From my spot on the gray and white front porch, I never heard them coming until the driver tapped his car horn. My eyes bounced from my laptop to the white car driving by, and I immediately recognized the two friends inside. I sprang up, hooked one arm around my laptop just in time to save it from tumbling to the ground. I pumped my other arm so hard waving I nearly took flight right off the porch.
When the car rounded the corner out of sight, my tears came out of nowhere.
What is your problem? I scolded myself. So now passing cars make you cry?
I plopped down on the wrought iron bench and shook my head. I knew exactly what my problem was. Once again, I found myself in a season of changing friendships, and it took a mad wave at friends in a passing car to make me realize just how long I’ve gone without solid, in-person girlfriend time.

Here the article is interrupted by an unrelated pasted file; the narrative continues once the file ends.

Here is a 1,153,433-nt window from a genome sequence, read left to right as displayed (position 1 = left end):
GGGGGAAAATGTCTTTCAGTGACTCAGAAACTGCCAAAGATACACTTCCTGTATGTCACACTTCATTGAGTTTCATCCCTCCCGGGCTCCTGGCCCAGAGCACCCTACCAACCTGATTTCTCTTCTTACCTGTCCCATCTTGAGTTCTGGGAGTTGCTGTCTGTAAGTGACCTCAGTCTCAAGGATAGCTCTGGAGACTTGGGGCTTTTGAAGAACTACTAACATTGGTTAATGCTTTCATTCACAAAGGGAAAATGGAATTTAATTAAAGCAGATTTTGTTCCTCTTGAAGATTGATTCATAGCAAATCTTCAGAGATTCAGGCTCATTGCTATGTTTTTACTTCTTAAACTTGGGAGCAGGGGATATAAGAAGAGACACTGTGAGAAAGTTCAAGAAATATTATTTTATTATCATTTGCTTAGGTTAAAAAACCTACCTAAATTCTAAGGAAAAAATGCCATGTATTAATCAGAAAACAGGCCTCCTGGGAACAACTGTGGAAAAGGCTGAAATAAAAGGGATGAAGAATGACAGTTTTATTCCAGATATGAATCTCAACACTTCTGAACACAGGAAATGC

When we moved to Colorado Springs in the summer of 2010, we reveled in a family first: built-in community. From the moment our feet hit the high desert ground, we delighted in military friends and other family friends who hitched their horses here too. Unlike our usual circumstances where we began friendships from scratch, we found ourselves knee-deep in quality relationships that all but fell from the sky onto our doorstep.
But a few months ago, one of those friends went back to working full time in a demanding job. Soon after, two other friends moved away. And just like that, my built-in community up and left the building, and it feels like our family moved again even though we haven’t gone anywhere.